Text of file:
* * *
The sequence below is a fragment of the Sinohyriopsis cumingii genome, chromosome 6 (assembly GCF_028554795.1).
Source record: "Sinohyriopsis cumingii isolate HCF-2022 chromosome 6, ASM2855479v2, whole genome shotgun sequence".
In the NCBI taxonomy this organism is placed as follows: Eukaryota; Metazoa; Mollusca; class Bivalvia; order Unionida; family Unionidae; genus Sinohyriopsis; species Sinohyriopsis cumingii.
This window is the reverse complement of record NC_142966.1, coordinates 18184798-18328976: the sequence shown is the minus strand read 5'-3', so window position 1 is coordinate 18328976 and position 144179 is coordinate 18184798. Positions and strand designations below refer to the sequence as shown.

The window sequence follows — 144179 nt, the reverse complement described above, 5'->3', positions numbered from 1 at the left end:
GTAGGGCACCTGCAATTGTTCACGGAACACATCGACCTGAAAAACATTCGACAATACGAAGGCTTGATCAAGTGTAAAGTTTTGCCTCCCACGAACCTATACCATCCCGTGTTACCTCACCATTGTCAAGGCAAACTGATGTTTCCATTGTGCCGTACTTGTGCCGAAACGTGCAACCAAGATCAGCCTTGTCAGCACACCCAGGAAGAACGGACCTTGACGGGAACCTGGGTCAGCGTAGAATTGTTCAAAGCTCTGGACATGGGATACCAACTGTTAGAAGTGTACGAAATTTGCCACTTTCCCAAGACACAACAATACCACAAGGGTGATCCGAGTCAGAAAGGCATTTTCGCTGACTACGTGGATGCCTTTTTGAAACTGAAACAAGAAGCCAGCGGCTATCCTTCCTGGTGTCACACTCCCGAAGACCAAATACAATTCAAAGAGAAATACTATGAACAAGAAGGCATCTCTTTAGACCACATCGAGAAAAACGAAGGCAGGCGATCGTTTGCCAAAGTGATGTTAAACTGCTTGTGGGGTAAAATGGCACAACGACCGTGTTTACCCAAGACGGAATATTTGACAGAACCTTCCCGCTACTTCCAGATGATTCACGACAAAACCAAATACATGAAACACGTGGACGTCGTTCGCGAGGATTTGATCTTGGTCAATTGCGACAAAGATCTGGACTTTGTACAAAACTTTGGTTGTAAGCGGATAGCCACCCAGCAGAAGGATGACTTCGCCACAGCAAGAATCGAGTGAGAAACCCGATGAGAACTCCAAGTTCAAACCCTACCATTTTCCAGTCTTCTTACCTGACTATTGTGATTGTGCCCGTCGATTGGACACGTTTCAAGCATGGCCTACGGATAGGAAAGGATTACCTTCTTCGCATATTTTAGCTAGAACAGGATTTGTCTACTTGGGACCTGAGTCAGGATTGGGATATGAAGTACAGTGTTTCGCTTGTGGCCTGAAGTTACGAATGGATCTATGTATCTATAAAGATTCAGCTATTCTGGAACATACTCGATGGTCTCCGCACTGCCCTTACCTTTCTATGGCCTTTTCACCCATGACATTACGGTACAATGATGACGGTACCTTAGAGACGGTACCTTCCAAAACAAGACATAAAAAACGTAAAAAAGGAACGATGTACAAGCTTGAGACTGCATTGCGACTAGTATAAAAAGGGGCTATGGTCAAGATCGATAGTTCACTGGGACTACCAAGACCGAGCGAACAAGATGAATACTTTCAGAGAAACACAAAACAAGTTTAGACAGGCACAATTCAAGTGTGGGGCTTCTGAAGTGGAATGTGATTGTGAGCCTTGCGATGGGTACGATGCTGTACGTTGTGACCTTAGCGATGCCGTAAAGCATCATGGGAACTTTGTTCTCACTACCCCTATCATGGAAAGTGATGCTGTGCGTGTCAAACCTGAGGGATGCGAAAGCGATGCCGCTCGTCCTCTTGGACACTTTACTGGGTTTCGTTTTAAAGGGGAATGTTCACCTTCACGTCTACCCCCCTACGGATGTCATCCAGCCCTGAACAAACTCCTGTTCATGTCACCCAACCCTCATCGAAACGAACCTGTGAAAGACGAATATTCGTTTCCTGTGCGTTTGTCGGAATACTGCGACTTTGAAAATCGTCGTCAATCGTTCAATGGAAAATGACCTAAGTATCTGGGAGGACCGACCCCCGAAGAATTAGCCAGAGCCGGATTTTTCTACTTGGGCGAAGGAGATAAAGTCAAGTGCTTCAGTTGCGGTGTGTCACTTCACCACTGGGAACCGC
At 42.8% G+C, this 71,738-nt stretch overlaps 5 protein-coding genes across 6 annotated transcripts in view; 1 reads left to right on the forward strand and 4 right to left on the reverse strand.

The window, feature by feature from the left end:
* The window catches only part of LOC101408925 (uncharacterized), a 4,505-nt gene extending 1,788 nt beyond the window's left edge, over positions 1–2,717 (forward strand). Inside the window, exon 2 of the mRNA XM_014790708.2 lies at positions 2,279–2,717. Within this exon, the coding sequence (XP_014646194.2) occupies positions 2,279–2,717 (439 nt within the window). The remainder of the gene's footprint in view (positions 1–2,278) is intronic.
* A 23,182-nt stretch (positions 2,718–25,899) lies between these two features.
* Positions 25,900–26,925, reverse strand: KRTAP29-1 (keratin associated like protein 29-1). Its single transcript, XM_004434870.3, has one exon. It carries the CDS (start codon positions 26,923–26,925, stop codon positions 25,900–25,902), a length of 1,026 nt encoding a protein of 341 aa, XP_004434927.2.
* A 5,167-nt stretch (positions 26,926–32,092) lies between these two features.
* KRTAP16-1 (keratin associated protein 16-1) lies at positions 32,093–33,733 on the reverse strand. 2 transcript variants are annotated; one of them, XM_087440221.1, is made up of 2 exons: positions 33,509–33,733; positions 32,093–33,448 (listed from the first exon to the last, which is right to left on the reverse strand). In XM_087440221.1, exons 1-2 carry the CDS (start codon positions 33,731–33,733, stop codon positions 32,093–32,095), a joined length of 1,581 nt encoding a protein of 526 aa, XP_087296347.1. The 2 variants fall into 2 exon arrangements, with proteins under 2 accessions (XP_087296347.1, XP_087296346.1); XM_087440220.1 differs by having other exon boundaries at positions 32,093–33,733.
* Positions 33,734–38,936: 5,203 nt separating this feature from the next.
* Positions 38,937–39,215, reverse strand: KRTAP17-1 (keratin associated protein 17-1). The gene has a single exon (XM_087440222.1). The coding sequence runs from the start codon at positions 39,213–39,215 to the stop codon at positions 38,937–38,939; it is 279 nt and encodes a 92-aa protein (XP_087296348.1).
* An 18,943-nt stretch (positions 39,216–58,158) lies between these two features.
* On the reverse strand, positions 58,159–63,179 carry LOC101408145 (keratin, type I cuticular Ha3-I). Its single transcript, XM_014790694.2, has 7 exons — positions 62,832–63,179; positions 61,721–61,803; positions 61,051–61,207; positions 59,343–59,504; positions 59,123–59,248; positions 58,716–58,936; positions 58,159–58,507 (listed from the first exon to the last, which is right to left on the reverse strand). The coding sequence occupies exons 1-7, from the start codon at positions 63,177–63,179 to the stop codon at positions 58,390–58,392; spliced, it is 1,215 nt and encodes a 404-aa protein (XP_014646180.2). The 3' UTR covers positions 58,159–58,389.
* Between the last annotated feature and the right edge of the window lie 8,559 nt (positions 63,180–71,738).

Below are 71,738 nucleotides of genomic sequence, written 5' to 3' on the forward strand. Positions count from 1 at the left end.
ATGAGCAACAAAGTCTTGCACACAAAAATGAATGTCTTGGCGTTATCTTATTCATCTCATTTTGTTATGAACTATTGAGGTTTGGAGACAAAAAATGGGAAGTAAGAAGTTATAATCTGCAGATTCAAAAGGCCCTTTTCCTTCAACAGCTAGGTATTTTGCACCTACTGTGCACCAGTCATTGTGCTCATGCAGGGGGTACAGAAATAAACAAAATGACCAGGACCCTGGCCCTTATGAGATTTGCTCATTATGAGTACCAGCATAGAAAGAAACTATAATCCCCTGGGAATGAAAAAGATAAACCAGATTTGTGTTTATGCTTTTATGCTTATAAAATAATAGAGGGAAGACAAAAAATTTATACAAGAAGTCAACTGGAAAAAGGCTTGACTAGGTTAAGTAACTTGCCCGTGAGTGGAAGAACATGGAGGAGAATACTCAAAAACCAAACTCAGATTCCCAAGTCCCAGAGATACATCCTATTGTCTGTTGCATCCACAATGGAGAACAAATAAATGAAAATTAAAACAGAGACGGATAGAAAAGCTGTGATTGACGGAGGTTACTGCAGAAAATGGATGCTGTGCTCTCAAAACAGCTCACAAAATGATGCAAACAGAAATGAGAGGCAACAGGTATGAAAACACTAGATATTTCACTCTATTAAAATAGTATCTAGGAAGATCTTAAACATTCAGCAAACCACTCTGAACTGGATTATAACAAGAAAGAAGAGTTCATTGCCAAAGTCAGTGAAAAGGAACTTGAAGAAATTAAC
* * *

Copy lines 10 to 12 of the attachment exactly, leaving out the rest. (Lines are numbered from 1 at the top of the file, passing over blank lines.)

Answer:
* A 23,182-nt stretch (positions 2,718–25,899) lies between these two features.
* Positions 25,900–26,925, reverse strand: KRTAP29-1 (keratin associated like protein 29-1). Its single transcript, XM_004434870.3, has one exon. It carries the CDS (start codon positions 26,923–26,925, stop codon positions 25,900–25,902), a length of 1,026 nt encoding a protein of 341 aa, XP_004434927.2.
* A 5,167-nt stretch (positions 26,926–32,092) lies between these two features.